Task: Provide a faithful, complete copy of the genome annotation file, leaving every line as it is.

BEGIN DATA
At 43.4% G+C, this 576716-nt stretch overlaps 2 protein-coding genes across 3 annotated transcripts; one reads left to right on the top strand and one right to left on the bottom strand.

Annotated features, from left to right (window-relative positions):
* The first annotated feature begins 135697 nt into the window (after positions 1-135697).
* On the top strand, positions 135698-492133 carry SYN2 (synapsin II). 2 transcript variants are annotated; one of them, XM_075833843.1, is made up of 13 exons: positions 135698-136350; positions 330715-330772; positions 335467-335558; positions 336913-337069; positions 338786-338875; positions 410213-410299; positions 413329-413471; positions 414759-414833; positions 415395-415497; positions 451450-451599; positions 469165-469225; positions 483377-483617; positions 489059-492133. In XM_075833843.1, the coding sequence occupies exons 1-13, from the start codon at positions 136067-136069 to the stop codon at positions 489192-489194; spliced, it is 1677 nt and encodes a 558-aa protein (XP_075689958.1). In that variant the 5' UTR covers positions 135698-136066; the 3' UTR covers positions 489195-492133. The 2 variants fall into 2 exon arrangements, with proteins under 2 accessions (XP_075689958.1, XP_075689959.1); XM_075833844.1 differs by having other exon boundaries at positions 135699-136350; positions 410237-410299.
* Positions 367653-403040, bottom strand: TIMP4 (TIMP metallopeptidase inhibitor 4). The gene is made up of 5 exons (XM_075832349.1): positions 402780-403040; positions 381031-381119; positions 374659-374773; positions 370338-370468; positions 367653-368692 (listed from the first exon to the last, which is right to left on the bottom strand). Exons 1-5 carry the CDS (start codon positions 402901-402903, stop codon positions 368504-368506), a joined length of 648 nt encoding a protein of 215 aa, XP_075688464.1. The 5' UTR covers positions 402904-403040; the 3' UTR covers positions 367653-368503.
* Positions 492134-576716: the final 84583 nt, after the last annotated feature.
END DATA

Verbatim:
At 43.4% G+C, this 576716-nt stretch overlaps 2 protein-coding genes across 3 annotated transcripts; one reads left to right on the top strand and one right to left on the bottom strand.

Annotated features, from left to right (window-relative positions):
* The first annotated feature begins 135697 nt into the window (after positions 1-135697).
* On the top strand, positions 135698-492133 carry SYN2 (synapsin II). 2 transcript variants are annotated; one of them, XM_075833843.1, is made up of 13 exons: positions 135698-136350; positions 330715-330772; positions 335467-335558; positions 336913-337069; positions 338786-338875; positions 410213-410299; positions 413329-413471; positions 414759-414833; positions 415395-415497; positions 451450-451599; positions 469165-469225; positions 483377-483617; positions 489059-492133. In XM_075833843.1, the coding sequence occupies exons 1-13, from the start codon at positions 136067-136069 to the stop codon at positions 489192-489194; spliced, it is 1677 nt and encodes a 558-aa protein (XP_075689958.1). In that variant the 5' UTR covers positions 135698-136066; the 3' UTR covers positions 489195-492133. The 2 variants fall into 2 exon arrangements, with proteins under 2 accessions (XP_075689958.1, XP_075689959.1); XM_075833844.1 differs by having other exon boundaries at positions 135699-136350; positions 410237-410299.
* Positions 367653-403040, bottom strand: TIMP4 (TIMP metallopeptidase inhibitor 4). The gene is made up of 5 exons (XM_075832349.1): positions 402780-403040; positions 381031-381119; positions 374659-374773; positions 370338-370468; positions 367653-368692 (listed from the first exon to the last, which is right to left on the bottom strand). Exons 1-5 carry the CDS (start codon positions 402901-402903, stop codon positions 368504-368506), a joined length of 648 nt encoding a protein of 215 aa, XP_075688464.1. The 5' UTR covers positions 402904-403040; the 3' UTR covers positions 367653-368503.
* Positions 492134-576716: the final 84583 nt, after the last annotated feature.